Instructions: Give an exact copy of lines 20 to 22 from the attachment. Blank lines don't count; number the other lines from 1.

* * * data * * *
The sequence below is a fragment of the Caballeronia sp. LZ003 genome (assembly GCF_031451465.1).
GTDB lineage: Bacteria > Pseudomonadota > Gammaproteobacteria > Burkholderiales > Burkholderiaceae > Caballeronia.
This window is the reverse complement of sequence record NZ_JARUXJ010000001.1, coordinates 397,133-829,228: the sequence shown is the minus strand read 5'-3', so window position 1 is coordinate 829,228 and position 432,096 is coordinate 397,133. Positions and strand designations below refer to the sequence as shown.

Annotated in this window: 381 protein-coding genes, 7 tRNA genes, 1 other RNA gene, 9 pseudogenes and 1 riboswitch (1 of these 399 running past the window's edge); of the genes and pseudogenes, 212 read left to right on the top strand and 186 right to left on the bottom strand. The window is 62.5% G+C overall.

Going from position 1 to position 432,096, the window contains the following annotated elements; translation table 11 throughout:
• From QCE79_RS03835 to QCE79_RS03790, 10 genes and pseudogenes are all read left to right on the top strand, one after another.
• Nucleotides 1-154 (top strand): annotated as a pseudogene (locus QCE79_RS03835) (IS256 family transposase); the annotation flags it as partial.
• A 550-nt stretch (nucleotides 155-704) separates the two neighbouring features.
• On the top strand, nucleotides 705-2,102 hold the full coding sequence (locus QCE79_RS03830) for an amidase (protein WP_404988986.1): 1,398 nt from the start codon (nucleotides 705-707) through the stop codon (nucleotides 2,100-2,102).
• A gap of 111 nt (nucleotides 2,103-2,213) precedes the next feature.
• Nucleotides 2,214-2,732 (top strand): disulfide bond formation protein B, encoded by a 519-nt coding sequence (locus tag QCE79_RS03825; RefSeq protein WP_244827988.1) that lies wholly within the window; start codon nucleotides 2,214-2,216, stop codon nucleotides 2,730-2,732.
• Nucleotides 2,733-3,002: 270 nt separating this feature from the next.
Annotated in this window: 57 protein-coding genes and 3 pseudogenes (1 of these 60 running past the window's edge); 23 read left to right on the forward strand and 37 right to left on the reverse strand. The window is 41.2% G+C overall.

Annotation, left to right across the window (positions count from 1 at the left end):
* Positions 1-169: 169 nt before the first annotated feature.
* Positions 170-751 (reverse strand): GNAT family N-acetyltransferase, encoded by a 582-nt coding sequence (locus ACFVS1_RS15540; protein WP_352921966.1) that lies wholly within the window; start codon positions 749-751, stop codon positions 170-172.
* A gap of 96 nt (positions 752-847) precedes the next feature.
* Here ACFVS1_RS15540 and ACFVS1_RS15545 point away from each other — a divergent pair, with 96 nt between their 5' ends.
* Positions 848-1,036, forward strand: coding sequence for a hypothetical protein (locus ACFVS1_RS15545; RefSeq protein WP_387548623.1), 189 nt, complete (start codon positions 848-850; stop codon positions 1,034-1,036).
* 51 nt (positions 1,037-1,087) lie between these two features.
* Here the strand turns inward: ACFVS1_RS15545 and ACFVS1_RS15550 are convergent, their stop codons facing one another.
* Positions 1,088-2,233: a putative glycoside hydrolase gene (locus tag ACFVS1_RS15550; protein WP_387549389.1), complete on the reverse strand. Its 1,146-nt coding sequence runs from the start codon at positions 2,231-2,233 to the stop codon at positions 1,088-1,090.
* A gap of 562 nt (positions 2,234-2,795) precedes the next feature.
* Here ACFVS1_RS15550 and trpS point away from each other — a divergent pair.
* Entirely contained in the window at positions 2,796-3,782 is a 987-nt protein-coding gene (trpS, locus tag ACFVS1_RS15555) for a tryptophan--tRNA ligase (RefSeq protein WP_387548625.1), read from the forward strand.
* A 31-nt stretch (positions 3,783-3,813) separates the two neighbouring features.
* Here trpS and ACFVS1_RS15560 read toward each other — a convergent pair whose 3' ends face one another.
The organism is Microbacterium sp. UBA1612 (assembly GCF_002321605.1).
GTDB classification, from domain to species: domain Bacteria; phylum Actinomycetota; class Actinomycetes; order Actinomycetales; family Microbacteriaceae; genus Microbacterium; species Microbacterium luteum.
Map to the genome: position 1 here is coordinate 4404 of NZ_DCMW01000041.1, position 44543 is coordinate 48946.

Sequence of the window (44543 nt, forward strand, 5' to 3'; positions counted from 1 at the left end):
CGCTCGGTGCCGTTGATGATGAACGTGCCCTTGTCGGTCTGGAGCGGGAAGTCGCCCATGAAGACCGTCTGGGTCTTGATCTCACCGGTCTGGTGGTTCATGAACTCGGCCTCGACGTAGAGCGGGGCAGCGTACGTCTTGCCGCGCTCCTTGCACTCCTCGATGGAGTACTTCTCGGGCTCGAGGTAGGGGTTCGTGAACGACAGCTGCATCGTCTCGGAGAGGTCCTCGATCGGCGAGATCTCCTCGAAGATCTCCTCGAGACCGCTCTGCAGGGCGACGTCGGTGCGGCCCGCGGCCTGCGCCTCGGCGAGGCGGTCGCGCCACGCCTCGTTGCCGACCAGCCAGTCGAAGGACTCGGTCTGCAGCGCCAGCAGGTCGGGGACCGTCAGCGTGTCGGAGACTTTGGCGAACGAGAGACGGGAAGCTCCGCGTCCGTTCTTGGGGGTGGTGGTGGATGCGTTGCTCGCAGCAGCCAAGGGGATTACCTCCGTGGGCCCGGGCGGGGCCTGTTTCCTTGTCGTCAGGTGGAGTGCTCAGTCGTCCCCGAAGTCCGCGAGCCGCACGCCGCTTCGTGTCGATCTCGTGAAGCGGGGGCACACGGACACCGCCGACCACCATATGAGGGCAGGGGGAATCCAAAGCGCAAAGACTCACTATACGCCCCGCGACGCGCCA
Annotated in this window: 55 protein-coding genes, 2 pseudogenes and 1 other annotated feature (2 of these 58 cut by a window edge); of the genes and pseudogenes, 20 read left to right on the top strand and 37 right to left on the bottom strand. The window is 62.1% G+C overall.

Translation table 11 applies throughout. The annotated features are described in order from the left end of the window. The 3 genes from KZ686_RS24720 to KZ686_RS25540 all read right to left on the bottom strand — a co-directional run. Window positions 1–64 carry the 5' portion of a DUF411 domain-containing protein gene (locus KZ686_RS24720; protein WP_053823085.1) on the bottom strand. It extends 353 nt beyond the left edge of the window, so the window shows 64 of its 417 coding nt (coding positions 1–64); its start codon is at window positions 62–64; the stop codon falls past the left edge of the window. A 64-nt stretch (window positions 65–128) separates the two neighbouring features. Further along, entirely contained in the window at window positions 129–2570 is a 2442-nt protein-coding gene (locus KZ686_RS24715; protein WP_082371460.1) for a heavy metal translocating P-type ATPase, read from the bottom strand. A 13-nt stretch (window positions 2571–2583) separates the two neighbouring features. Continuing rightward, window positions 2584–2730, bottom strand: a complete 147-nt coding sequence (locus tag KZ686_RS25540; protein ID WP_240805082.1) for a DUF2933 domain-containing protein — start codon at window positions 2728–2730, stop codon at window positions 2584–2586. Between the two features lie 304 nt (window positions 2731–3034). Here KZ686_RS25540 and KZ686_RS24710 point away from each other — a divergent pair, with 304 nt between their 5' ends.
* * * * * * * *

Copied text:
* 51 nt (positions 1,037-1,087) lie between these two features.
* Here the strand turns inward: ACFVS1_RS15545 and ACFVS1_RS15550 are convergent, their stop codons facing one another.
* Positions 1,088-2,233: a putative glycoside hydrolase gene (locus tag ACFVS1_RS15550; protein WP_387549389.1), complete on the reverse strand. Its 1,146-nt coding sequence runs from the start codon at positions 2,231-2,233 to the stop codon at positions 1,088-1,090.